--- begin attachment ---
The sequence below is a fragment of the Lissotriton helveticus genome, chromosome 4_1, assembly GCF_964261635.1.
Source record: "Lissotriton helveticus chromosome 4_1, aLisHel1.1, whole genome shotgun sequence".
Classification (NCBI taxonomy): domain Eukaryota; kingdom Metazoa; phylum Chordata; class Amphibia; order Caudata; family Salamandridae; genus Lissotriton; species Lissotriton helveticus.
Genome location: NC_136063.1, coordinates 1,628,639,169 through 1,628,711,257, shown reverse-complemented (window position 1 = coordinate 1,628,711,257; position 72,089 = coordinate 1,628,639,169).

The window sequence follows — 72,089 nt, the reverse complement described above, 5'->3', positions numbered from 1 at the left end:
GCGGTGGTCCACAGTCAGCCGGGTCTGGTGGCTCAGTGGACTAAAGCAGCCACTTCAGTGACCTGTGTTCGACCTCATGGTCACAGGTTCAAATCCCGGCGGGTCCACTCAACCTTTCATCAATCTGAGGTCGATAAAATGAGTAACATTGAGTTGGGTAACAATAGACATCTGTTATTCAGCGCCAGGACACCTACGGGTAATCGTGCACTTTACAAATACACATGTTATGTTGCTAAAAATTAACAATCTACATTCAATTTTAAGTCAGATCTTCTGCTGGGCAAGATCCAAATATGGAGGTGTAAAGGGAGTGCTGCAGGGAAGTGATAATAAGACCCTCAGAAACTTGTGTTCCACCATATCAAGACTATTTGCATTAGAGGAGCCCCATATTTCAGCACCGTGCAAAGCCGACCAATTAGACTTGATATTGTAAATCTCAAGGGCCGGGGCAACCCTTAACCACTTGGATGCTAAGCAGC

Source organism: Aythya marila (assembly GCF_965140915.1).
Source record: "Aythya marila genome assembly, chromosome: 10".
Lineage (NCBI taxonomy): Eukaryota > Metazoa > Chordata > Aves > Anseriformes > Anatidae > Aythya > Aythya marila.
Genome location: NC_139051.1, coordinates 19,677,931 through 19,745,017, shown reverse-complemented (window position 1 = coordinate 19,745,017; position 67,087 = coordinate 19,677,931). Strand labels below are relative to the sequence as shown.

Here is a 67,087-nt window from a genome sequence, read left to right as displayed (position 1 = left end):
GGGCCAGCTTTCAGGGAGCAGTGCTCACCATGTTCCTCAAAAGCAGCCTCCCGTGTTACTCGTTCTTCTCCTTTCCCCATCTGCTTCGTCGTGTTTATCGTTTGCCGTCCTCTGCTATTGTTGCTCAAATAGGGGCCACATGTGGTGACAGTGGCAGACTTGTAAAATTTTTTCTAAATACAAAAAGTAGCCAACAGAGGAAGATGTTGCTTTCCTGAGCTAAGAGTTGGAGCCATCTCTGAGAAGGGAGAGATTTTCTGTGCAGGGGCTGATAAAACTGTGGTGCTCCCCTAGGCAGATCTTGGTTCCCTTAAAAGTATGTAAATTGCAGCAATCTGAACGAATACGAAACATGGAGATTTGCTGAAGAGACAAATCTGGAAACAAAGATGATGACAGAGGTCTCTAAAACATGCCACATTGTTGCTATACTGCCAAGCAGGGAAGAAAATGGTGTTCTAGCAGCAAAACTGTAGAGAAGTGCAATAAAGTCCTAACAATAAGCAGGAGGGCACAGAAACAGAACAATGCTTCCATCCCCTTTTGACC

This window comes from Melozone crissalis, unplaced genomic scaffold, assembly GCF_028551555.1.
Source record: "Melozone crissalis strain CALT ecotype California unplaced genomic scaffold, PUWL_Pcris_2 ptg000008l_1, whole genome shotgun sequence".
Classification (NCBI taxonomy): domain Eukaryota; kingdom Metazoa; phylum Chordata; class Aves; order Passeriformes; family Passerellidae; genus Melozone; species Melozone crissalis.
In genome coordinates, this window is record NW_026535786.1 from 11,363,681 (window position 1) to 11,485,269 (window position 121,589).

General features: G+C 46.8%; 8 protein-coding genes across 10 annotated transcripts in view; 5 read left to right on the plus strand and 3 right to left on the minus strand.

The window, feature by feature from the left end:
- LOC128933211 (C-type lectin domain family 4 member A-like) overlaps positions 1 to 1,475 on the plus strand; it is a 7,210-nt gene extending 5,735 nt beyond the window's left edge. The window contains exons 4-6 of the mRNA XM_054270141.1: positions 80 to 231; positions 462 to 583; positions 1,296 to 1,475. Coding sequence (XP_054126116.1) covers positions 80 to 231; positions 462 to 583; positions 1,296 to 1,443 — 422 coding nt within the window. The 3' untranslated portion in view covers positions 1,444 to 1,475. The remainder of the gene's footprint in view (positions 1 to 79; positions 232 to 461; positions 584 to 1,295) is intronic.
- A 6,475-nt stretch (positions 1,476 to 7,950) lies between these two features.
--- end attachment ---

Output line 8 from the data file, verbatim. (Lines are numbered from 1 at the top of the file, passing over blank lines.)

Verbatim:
Source record: "Aythya marila genome assembly, chromosome: 10".